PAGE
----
The Little Mage
“Don’t let her get too far away. If she runs off, I’m not taking the blame for this.”
Xavier shook his head, sick and tired of listening to Fionn talk about how much he hated mages, how this young girl was too dangerous to be allowed to walk around. The younger templar would often say that she was getting too far away, though in reality the little mage girl — who Xavier still hadn’t been able to coax a name out of, and her parents were too busy crying about losing their daughter to even talk — was as about as harmless as he had been when he was her age. Probably even lesser so, because he could remember going through a phase of kicking people in the shins when he was around the six-year mark.
“Oh, please. She’s just a little girl. A nameless one, yes, but I am working on that. Anyway, she’s six. I’m more of a danger to you than she is. And trust me, I’m not just saying that. If you carry on treating her like she’s about to explode and wipe out the whole of the bloody planet, instead of like a child who is probably scared and confused, you’re not getting back to Kirkwall without a few broken bones,” Xavier warned. Fionn made some sound along the lines of a ‘tchh’ and rolled his eyes, but Xavier didn’t pay him much attention. Having stopped in the middle of the road to tell Fionn exactly what he thought, the little girl had actually wandered a decent way away. The pair had to jog slightly to catch up with her, and for once, Xavier was happy to be forced to wear the armour of the no-ranked templar.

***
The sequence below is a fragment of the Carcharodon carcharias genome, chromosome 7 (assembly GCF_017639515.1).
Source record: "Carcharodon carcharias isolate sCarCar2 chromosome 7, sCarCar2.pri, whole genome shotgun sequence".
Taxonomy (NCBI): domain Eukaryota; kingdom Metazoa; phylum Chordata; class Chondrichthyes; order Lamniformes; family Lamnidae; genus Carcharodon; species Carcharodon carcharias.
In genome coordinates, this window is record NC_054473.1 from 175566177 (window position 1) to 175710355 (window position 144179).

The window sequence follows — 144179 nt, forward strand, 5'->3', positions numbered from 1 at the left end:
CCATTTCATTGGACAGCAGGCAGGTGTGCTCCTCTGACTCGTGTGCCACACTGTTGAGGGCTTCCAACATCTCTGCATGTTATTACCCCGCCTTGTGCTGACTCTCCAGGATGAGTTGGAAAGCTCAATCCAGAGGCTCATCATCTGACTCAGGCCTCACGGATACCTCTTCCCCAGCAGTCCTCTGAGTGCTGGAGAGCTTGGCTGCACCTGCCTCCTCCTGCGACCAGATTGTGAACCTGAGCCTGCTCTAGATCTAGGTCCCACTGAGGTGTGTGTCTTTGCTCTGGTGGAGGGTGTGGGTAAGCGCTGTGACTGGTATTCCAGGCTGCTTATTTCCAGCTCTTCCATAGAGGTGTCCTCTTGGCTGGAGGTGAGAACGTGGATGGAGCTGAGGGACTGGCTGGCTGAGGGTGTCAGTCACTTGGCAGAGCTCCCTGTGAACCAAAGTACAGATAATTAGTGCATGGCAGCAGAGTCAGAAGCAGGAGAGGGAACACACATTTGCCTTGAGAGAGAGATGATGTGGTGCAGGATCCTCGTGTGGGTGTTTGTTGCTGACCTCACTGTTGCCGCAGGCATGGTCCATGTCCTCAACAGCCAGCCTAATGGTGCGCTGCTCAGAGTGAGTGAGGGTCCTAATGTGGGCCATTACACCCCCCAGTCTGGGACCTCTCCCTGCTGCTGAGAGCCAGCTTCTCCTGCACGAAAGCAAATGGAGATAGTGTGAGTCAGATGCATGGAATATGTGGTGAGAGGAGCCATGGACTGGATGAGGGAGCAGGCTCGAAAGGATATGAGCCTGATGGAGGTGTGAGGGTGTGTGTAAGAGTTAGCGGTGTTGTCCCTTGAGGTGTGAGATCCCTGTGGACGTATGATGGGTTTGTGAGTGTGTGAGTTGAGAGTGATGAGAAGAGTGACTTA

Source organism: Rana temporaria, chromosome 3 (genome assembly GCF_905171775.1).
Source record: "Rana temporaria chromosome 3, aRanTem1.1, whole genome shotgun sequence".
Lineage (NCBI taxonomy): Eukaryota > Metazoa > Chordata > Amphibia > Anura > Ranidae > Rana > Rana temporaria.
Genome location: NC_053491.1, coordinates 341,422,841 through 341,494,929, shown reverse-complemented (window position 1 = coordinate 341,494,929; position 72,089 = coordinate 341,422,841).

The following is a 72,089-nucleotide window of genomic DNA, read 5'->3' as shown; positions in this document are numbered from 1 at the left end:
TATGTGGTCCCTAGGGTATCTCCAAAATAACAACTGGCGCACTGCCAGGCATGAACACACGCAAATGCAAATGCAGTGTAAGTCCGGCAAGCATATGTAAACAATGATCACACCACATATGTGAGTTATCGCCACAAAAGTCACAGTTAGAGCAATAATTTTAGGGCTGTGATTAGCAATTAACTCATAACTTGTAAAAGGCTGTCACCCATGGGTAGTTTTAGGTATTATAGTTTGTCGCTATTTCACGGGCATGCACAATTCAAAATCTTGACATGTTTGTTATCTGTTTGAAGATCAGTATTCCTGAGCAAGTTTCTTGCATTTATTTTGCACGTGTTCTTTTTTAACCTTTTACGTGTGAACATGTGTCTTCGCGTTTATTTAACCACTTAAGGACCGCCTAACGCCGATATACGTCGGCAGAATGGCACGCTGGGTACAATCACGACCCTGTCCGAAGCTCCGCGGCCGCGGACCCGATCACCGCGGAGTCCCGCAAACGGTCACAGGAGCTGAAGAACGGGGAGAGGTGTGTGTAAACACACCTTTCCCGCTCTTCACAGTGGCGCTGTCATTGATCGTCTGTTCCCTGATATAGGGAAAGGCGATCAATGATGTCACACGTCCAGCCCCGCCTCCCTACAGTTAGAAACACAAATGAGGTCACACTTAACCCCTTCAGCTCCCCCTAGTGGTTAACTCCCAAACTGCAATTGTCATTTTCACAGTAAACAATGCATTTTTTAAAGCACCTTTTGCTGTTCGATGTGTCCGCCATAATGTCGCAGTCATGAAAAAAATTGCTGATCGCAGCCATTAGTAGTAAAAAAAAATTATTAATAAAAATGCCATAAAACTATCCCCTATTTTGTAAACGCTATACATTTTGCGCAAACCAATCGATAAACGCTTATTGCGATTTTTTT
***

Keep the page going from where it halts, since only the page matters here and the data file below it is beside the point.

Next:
“We’re almost back to Kirkwall, you know,” he said once he’d caught up with her. “Do you want to tell me your name soon? So I can tell the First Enchanter? I’m sure you don’t like the idea of being called mage for the rest of your life.” He offered his hand, and after a moment of hesitation, the girl took it. “Or I could name you, if you’d like? I mean, I don’t really like calling people ‘mage’ since you’re still a person. Although, I don’t really like the idea of naming you either. I’m definitely not your father. Or your mother. At least I hope I’m not your mother.” That earned a smile from the young girl, even a little laugh. Which was progress, really. After a little while of Xavier trying to win her over with jokes and even resorting to ‘if you tell me your name, I might even let you sit on my shoulders for the rest of the way,’ while Fionn ‘tchhed’ an awful lot, the girl introduced herself. And then Annie spent the rest of the trip to Kirkwall on Xavier’s shoulders.
It was a shame, really, wasn’t it? That he was taking her to the one city where mages seemed to be at their craziest. He mentioned something about wishing she could have gone to Ostwick instead, when he was back in the templar barracks reading and Fionn had interrupted with some cruel comment about how she’d probably end up going mad. He even opened his mouth to say that Xavier would probably be the one who had to kill her at her Harrowing, but he only got halfway through the sentence before Xavier gave him a look that shut him up for the rest of the day.